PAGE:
Huffpost Entertainment

Featuring fresh takes and real-time analysis from HuffPost's signature lineup of contributors

Philip David Morton Headshot

Red Carpet Moments

Posted: Updated:


Michelle Dockery on the B.A.F.T.A. red carpet

The week before the Emmy's is a red carpet rush of battling pre-Emmy parties -- great gatherings in a party town that rival Emmy night itself.

As many as 10 pre-Emmy events happened in the days before the TV awards show, and that's not counting the private residence parties of the Netflix founders and talent agency owners.


Emmy winner Julianne Margulies

Variety's and Women in Film Pre-Emmy Party (powered by Samsung Galaxy) was one of the great parties of Saturday night with guests jammed to capacity crowd at the beautiful Mexican restaurant Gracia Madre. Winner Julianne Margulies from The Good Wife hit the red carpet early; nominee Taylor Shilling from Orange is the New Black was "happy that it was an important time for a lot of these women's stories, which have previously been unheard and unseen, to be made visible." Nominee Jon Voight and I discussed Ray Donovan. He said "the creative environment very supportive, and they weren't afraid to push the envelope." He was very happy to have a part where "they try not to do what's expected," he said referring to show runner Anne Biderman. Lena Dunham pointed out "there is not an appropriate balance of men and women in the industry." But on a lighter side was enjoying the party "as a chance to gawk at really talented people." The amazing spread of female talent at this event went from Peyton List (star of Jessie), who's 16, to Christina Hendricks from Mad Men, to Angela Basset to Cloris Leachman, who's 88. Ms. Leachman said that her secret to pushing the envelope in her work was she was never being afraid. Amanda Crew from Silicon Valley was thrilled at her new show's recognition with five nominations right out of the gate and commented on how other women in business in Silicon Valley come up to her and say "Oh, my God. You do exactly what I do!"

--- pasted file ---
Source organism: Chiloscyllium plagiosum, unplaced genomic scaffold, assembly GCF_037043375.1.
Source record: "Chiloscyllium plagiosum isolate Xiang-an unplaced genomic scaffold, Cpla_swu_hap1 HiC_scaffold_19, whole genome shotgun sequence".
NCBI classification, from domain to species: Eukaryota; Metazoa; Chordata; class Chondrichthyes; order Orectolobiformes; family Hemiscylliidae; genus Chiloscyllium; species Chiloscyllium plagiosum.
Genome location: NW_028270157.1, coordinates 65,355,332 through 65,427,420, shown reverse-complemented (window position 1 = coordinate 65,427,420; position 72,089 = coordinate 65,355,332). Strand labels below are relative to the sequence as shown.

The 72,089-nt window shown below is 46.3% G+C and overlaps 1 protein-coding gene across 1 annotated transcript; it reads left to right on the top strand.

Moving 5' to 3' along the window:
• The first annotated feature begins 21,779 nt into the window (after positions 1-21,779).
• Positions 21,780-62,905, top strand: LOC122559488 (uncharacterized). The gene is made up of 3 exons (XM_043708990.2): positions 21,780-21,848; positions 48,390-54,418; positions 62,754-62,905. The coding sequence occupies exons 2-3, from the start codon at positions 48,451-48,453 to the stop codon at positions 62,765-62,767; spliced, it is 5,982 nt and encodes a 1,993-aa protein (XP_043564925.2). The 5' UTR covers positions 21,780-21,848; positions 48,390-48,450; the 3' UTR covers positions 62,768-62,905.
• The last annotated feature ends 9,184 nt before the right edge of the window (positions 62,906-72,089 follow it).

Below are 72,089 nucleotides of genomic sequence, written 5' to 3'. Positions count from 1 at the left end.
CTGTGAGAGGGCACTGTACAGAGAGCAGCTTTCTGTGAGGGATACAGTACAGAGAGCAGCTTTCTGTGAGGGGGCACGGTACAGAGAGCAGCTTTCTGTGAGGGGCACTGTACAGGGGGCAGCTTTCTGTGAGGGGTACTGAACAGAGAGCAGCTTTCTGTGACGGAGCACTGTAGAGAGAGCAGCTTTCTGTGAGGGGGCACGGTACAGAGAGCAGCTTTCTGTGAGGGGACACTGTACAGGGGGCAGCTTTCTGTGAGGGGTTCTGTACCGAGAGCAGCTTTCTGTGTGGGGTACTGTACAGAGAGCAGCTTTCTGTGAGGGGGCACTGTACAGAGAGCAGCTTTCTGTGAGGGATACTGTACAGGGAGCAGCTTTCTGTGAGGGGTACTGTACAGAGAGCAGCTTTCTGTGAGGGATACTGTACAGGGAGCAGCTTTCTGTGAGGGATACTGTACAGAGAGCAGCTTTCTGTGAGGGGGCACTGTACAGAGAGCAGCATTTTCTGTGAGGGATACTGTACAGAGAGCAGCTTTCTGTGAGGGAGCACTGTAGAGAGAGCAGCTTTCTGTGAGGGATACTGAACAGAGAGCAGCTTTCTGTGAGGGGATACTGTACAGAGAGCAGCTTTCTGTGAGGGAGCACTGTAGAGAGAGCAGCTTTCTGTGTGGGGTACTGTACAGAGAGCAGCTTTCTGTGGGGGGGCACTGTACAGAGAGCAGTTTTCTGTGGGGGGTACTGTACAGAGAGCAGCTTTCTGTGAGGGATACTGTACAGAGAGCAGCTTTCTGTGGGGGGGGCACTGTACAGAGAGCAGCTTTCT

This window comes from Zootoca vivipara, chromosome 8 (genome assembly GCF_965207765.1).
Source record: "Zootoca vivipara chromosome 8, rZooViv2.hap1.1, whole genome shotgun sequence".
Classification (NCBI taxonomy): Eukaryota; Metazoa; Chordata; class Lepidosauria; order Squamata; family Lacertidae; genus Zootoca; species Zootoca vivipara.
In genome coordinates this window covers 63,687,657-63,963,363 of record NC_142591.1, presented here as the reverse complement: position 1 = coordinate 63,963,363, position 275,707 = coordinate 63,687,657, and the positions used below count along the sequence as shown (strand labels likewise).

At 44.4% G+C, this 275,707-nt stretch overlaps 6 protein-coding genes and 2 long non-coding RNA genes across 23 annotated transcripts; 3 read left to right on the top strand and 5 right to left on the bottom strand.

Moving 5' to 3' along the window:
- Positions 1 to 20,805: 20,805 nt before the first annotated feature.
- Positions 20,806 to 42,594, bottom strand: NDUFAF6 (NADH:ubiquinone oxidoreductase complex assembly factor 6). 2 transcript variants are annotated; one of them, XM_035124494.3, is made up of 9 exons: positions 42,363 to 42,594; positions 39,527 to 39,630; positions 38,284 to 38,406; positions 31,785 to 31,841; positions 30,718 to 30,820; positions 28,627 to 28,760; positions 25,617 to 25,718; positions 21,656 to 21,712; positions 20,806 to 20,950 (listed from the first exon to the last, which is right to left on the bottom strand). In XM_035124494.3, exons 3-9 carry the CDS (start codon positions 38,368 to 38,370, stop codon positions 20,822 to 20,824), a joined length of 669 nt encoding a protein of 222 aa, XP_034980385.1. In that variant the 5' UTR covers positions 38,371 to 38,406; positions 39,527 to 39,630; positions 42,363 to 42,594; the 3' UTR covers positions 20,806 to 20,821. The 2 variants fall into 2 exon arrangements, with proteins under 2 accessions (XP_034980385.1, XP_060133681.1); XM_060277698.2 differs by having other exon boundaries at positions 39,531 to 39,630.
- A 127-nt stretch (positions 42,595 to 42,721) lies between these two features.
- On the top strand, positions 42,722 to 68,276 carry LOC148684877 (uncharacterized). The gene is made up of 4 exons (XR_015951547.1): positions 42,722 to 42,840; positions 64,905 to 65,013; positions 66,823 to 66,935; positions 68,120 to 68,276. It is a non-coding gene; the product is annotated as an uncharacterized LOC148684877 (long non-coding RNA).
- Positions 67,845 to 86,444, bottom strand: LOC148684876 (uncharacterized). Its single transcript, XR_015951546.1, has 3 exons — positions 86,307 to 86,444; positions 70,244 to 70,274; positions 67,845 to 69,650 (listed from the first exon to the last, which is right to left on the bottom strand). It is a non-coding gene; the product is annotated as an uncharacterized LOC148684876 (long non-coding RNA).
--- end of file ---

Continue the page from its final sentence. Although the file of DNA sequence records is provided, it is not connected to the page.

Women in Film offer a great support system for women in the business, not the least of which is a finishing fund to help features get completion money that have women centric stories.

On a side note, it can be maddening on the red carpet to be at an event promoting women's intelligence and power and hear them still be asked what designer they're wearing, what their favorite color is and how much of their outfit they owned. But everyone handled it with grace.